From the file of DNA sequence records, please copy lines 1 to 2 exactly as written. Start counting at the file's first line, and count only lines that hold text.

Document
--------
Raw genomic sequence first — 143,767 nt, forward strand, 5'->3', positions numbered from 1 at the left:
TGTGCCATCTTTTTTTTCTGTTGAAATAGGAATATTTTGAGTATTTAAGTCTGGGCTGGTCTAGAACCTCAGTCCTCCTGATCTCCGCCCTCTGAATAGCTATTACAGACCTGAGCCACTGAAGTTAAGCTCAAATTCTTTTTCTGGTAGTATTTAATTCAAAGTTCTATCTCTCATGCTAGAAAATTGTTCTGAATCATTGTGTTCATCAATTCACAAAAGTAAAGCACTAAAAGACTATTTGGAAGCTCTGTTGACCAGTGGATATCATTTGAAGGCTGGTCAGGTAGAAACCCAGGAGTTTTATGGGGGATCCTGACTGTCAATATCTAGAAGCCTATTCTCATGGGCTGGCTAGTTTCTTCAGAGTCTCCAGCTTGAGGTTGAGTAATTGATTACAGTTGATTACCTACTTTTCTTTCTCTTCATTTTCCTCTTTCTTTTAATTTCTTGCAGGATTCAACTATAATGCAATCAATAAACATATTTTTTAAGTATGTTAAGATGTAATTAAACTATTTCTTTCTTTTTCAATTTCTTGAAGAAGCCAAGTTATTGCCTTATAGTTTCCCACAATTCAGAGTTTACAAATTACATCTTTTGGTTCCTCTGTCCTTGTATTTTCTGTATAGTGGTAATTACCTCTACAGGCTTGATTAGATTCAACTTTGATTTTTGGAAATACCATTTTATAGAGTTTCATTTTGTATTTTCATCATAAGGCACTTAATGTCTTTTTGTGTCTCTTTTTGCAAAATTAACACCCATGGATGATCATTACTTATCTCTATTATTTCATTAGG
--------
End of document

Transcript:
Raw genomic sequence first — 143,767 nt, forward strand, 5'->3', positions numbered from 1 at the left:
TGTGCCATCTTTTTTTTCTGTTGAAATAGGAATATTTTGAGTATTTAAGTCTGGGCTGGTCTAGAACCTCAGTCCTCCTGATCTCCGCCCTCTGAATAGCTATTACAGACCTGAGCCACTGAAGTTAAGCTCAAATTCTTTTTCTGGTAGTATTTAATTCAAAGTTCTATCTCTCATGCTAGAAAATTGTTCTGAATCATTGTGTTCATCAATTCACAAAAGTAAAGCACTAAAAGACTATTTGGAAGCTCTGTTGACCAGTGGATATCATTTGAAGGCTGGTCAGGTAGAAACCCAGGAGTTTTATGGGGGATCCTGACTGTCAATATCTAGAAGCCTATTCTCATGGGCTGGCTAGTTTCTTCAGAGTCTCCAGCTTGAGGTTGAGTAATTGATTACAGTTGATTACCTACTTTTCTTTCTCTTCATTTTCCTCTTTCTTTTAATTTCTTGCAGGATTCAACTATAATGCAATCAATAAACATATTTTTTAAGTATGTTAAGATGTAATTAAACTATTTCTTTCTTTTTCAATTTCTTGAAGAAGCCAAGTTATTGCCTTATAGTTTCCCACAATTCAGAGTTTACAAATTACATCTTTTGGTTCCTCTGTCCTTGTATTTTCTGTATAGTGGTAATTACCTCTACAGGCTTGATTAGATTCAACTTTGATTTTTGGAAATACCATTTTATAGAGTTTCATTTTGTATTTTCATCATAAGGCACTTAATGTCTTTTTGTGTCTCTTTTTGCAAAATTAACACCCATGGATGATCATTACTTATCTCTATTATTTCATTAGG